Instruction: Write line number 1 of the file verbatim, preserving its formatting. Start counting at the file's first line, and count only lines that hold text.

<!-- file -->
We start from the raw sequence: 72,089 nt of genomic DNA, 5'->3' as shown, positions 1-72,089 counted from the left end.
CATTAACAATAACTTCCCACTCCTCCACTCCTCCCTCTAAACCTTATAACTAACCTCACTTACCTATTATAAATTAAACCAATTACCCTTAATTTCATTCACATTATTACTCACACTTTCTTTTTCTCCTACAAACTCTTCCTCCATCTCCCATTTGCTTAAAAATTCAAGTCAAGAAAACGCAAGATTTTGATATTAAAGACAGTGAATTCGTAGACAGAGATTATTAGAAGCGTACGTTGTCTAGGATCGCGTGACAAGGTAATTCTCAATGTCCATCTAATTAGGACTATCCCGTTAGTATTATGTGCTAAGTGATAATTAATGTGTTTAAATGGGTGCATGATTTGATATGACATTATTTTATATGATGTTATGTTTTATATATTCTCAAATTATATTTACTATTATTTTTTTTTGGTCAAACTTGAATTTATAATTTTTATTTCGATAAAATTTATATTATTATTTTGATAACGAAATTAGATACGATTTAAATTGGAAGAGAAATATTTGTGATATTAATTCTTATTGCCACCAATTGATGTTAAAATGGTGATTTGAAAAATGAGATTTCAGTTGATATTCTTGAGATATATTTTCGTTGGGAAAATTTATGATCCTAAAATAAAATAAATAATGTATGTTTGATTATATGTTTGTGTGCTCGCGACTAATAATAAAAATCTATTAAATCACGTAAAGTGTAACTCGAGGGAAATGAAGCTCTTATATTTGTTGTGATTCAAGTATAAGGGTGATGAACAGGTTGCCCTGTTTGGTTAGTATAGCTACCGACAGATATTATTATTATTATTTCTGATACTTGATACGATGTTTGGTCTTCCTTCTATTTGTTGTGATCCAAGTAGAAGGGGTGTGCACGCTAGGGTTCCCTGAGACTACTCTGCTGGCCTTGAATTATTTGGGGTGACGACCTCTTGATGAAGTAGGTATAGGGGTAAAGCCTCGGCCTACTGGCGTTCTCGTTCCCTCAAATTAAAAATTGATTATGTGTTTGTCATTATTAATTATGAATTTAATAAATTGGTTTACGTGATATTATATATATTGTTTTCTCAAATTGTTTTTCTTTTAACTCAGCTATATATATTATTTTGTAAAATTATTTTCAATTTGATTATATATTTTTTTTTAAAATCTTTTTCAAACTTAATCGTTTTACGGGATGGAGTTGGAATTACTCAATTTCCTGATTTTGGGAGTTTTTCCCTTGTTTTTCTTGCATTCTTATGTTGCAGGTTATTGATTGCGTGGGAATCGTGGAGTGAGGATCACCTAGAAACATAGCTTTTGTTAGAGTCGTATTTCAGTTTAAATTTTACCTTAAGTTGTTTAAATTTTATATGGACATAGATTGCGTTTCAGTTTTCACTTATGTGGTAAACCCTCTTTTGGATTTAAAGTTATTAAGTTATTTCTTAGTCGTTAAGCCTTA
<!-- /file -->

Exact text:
We start from the raw sequence: 72,089 nt of genomic DNA, 5'->3' as shown, positions 1-72,089 counted from the left end.